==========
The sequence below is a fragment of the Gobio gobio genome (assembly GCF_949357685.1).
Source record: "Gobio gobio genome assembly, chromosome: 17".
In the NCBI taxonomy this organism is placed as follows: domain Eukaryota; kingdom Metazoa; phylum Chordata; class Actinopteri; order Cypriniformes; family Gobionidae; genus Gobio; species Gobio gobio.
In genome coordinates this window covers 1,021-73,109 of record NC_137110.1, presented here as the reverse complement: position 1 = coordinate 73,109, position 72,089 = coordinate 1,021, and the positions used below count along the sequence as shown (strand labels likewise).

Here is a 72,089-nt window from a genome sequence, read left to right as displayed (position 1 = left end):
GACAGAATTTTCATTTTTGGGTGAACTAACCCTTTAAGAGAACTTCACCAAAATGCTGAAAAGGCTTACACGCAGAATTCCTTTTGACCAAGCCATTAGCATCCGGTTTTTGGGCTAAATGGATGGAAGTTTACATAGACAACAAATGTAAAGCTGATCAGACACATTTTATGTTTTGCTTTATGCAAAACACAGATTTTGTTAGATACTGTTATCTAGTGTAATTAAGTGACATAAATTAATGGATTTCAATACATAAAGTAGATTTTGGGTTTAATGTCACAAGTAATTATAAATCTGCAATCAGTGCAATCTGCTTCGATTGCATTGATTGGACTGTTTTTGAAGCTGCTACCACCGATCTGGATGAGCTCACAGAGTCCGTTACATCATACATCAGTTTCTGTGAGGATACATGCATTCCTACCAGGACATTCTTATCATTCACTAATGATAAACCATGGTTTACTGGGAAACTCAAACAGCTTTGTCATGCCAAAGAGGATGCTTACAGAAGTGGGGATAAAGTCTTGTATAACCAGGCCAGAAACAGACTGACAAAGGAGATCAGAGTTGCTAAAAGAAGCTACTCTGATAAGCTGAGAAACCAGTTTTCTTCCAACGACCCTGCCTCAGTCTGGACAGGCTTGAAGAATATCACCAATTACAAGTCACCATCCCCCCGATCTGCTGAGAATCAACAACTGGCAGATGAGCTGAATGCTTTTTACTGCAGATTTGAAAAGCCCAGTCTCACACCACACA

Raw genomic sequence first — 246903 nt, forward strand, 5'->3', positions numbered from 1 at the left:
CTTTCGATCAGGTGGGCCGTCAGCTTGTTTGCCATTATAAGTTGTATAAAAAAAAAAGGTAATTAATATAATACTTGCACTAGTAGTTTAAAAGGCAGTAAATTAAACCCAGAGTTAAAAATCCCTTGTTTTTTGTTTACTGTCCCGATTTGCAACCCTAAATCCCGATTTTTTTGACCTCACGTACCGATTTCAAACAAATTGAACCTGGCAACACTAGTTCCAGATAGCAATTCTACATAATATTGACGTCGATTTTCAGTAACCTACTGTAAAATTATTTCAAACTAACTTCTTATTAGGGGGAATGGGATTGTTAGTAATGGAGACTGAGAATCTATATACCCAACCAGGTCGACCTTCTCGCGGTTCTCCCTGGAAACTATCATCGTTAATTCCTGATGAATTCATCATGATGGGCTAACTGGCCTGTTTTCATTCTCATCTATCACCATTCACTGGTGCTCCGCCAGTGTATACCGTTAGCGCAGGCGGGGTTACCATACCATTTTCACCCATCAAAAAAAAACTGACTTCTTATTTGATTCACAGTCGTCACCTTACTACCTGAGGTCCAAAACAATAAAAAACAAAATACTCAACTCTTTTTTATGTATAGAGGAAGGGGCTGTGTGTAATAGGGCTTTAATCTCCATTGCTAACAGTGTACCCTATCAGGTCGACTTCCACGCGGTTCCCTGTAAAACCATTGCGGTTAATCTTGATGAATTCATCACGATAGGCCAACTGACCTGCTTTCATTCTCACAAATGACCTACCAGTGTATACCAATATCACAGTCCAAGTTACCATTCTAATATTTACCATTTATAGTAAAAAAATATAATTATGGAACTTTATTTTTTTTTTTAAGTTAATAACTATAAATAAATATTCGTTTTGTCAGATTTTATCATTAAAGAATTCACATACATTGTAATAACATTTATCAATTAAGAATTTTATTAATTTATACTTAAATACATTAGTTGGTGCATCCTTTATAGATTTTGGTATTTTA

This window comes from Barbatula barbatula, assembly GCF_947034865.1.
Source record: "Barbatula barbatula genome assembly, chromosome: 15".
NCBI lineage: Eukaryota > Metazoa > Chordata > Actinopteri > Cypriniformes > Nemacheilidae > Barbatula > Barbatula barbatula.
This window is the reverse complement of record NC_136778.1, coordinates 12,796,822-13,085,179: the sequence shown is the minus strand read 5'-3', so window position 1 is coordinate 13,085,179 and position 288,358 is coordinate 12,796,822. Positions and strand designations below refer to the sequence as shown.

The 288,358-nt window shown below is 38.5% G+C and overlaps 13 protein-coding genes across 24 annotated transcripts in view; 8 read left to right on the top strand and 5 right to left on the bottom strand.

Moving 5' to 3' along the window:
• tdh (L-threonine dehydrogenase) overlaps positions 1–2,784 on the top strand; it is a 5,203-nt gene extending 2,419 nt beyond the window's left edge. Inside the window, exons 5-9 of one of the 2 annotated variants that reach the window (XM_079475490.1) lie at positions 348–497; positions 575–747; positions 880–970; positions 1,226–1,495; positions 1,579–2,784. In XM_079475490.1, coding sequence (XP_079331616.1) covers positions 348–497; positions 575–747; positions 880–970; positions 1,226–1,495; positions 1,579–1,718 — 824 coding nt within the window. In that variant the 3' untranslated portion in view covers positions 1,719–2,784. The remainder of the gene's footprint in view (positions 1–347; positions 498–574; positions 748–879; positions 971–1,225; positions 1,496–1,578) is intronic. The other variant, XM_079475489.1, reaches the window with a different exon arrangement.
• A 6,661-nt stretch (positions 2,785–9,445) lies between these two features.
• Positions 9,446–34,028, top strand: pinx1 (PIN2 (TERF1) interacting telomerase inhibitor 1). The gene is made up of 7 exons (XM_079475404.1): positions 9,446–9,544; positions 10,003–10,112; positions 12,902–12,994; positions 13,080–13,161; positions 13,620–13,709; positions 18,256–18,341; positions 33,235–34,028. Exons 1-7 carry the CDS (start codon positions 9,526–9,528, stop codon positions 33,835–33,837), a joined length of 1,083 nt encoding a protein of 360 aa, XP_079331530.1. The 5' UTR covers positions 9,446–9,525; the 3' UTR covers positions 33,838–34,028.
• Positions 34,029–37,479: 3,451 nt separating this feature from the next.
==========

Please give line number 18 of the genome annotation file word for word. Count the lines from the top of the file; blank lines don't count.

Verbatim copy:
• Positions 34,029–37,479: 3,451 nt separating this feature from the next.